Mortimer Brewster’s aunts Abby and Martha are two of the kindest, most loving women you could ever hope to meet. They are always willing to help others and always seemed to have a kind word for everyone. They raised Mortimer and his brothers Jonathan and Teddy from a young age. Mortimer has developed into a well-rounded young man who works for the city’s paper reviewing the theatre. Brother Teddy, while harmless, suffers from the delusion that he is President Theodore Roosevelt. Brother Jonathan, well, the less said about him the better. He was the type of child who enjoyed pulling the wings off of flies and the legs off of spiders. The “fun” begins when Mortimer is excitedly preparing to share the good news of his coming engagement to the girl next door rather unexpectedly finds a dead body in the window box seat of his Aunts’ home. Later that same night his brother Jonathan returns home after a long absence; who after numerous face changing surgeries looks a great deal like the actor Boris Karloff. With him comes an alcoholic plastic surgeon and another dead body. Meanwhile, Teddy seems to be digging body sized locks for the Panama Canal in the basement.
Arsenic and Old Lace directed by Frank Capra, features Cary Grant, Raymond Massey, and John Alexander as the three brothers; Josephine Hull and Jean Adair as the two loving aunts and Peter Lorre as the drunken surgeon Dr. Einstein. The film is based on the stage play by Joseph Kessiring which was still on its extended first run on Broadway at the time the film was made. It is a dark comedy with many twists and turns. It is one of my favorite movies and my second favorite play of all time. In fact, when my wife and I were directing High School Theatre Arsenic and Old Lace was the first play we chose to produce. The film holds true to the play and despite the focus on madness and murder manages to provide a number of good-natured laughs and situations.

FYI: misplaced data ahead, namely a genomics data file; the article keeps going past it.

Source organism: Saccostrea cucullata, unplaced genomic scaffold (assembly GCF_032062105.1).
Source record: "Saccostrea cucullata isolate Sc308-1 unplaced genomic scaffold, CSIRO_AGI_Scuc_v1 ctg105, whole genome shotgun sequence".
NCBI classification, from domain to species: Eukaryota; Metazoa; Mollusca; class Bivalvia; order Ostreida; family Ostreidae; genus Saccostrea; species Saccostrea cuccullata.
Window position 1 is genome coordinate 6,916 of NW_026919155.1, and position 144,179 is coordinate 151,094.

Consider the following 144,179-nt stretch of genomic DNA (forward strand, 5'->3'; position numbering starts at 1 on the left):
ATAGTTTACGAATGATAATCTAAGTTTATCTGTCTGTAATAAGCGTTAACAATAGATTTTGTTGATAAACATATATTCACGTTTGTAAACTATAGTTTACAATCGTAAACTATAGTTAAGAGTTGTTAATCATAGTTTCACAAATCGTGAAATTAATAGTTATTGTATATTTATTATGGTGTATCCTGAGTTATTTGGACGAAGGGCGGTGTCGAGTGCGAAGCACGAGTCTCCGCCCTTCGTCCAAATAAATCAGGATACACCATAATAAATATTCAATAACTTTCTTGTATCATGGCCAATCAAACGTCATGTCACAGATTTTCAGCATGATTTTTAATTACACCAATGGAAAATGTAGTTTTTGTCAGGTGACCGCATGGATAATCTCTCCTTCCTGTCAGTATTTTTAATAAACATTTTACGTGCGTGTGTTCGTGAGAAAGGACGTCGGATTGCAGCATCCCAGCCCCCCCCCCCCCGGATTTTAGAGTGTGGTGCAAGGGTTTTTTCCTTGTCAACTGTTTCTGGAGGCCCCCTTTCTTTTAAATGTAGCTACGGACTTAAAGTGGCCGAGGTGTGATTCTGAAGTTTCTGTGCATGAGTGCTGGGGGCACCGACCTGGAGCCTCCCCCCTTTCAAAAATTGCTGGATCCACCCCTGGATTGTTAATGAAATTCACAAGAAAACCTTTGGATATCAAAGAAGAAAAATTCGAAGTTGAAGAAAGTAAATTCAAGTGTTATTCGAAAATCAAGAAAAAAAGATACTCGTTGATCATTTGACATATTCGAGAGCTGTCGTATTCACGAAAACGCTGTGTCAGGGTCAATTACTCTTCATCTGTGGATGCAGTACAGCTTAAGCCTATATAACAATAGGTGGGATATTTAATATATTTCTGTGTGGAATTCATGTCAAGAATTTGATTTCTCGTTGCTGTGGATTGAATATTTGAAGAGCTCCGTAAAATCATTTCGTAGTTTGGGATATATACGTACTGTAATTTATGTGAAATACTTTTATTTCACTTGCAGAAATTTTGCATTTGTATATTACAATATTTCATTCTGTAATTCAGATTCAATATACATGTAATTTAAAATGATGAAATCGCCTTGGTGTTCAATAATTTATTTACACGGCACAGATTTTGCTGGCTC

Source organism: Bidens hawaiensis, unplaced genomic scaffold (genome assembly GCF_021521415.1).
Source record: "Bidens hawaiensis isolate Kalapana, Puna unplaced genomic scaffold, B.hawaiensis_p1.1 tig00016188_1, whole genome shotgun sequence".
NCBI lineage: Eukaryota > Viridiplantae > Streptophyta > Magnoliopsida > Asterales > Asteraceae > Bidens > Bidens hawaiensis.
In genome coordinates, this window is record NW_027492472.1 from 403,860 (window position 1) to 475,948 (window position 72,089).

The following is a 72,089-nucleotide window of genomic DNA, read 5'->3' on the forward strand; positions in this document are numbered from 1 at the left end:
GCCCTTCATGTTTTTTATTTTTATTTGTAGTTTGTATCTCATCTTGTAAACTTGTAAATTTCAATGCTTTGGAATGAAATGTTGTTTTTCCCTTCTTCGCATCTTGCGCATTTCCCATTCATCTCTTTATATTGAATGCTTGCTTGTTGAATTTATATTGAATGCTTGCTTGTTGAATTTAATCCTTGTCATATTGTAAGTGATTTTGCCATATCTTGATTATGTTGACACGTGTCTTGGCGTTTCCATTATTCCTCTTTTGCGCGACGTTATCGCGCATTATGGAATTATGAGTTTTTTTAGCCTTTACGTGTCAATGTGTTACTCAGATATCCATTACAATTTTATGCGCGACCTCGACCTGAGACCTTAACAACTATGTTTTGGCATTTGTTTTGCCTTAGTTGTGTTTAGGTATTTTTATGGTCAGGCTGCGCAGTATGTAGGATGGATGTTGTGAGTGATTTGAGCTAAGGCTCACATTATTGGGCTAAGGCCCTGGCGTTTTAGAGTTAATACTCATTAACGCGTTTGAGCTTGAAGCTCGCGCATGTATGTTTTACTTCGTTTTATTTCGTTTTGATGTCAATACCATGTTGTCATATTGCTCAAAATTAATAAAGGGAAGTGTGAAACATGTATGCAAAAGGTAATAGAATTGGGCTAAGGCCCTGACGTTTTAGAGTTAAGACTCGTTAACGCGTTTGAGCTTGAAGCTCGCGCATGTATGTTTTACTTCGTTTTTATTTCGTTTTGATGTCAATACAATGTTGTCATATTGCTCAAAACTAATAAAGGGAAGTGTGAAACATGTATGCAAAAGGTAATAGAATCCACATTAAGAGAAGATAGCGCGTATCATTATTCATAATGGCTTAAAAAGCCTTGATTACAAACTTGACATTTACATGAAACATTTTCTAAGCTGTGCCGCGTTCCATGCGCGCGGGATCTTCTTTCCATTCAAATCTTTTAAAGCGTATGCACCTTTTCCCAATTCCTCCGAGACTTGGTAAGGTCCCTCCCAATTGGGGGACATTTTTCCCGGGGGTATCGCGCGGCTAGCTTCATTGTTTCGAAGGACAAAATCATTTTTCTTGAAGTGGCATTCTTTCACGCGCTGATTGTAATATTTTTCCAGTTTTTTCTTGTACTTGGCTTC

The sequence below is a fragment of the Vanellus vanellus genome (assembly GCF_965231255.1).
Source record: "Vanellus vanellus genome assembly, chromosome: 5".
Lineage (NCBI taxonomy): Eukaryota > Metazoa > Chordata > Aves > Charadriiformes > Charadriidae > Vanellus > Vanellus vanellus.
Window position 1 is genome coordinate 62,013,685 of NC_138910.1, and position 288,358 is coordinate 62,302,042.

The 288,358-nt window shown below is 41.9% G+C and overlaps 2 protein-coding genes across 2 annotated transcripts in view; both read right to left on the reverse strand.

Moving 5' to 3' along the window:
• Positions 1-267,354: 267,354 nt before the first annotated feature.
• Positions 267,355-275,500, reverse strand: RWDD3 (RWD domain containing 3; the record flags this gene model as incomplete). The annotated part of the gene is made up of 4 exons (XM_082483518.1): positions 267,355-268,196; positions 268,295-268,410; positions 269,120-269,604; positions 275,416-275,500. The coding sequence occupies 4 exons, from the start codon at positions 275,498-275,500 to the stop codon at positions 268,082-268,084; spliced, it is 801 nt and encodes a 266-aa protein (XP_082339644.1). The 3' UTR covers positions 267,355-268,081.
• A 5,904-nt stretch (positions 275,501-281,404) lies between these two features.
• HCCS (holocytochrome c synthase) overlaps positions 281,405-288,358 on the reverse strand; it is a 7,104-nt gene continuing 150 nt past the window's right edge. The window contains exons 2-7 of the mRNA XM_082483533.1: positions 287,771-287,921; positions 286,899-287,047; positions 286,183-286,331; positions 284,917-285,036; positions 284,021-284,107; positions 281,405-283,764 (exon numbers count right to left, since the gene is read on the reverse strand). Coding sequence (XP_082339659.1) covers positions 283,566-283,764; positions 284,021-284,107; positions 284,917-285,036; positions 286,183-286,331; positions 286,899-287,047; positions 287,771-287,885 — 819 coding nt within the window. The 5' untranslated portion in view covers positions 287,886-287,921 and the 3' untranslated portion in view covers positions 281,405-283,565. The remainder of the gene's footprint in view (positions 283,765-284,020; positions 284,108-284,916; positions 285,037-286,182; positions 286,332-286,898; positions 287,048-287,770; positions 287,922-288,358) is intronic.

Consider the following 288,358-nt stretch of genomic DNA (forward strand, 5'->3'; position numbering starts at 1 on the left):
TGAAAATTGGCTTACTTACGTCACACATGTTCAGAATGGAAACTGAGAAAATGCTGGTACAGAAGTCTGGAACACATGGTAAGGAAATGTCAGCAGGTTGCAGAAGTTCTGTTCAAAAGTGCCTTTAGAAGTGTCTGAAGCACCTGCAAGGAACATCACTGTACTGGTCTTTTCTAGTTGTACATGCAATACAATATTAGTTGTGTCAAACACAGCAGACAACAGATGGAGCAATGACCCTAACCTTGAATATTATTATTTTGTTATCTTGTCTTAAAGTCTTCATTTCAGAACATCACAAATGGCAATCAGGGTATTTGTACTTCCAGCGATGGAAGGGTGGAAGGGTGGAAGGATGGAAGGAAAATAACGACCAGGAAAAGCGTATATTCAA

A running gag in the film and the play concerns Brother Jonathan’s appearance. The results of his last plastic surgery left him looking like, as I mentioned earlier, film star Boris Karloff. If you have ever seen pictures of Mr. Karloff you will note that he had a very distinctive appearance. Raymond Massey is made up to have a general resemblance to Karloff and pulls off the roll very effectively. One might wonder, however, why the filmmakers did not hire Karloff himself for the role. He was alive and, in fact, had been playing the part of Jonathan on stage. In truth, Mr. Karloff was the studio's first choice for the role. However, they were thwarted in casting him because the theatre would not let him loose from the stage production long enough for him to be in the film. Pity, because, for those who recognize the man the joke would have been much funnier if he had been played by the man he was supposed to look like.